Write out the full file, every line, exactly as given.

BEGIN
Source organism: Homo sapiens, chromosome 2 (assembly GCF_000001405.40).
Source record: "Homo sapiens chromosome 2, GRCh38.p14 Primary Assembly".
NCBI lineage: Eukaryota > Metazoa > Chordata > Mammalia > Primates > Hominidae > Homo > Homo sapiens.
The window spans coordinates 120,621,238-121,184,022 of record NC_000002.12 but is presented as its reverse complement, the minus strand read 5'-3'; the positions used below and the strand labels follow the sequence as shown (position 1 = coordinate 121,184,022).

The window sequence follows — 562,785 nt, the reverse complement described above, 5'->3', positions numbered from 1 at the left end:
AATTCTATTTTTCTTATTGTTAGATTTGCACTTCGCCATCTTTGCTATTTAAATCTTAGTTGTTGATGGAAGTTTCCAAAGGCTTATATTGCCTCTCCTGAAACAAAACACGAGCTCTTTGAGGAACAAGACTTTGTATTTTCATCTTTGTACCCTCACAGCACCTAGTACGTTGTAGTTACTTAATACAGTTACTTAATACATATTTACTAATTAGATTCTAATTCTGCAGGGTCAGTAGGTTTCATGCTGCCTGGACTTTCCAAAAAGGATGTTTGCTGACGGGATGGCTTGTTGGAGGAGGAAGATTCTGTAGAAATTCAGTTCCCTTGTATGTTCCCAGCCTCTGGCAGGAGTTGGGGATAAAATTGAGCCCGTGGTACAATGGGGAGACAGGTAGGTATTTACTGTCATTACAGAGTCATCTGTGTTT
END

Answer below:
Source organism: Homo sapiens, chromosome 2 (assembly GCF_000001405.40).
Source record: "Homo sapiens chromosome 2, GRCh38.p14 Primary Assembly".
NCBI lineage: Eukaryota > Metazoa > Chordata > Mammalia > Primates > Hominidae > Homo > Homo sapiens.
The window spans coordinates 120,621,238-121,184,022 of record NC_000002.12 but is presented as its reverse complement, the minus strand read 5'-3'; the positions used below and the strand labels follow the sequence as shown (position 1 = coordinate 121,184,022).

The window sequence follows — 562,785 nt, the reverse complement described above, 5'->3', positions numbered from 1 at the left end:
AATTCTATTTTTCTTATTGTTAGATTTGCACTTCGCCATCTTTGCTATTTAAATCTTAGTTGTTGATGGAAGTTTCCAAAGGCTTATATTGCCTCTCCTGAAACAAAACACGAGCTCTTTGAGGAACAAGACTTTGTATTTTCATCTTTGTACCCTCACAGCACCTAGTACGTTGTAGTTACTTAATACAGTTACTTAATACATATTTACTAATTAGATTCTAATTCTGCAGGGTCAGTAGGTTTCATGCTGCCTGGACTTTCCAAAAAGGATGTTTGCTGACGGGATGGCTTGTTGGAGGAGGAAGATTCTGTAGAAATTCAGTTCCCTTGTATGTTCCCAGCCTCTGGCAGGAGTTGGGGATAAAATTGAGCCCGTGGTACAATGGGGAGACAGGTAGGTATTTACTGTCATTACAGAGTCATCTGTGTTT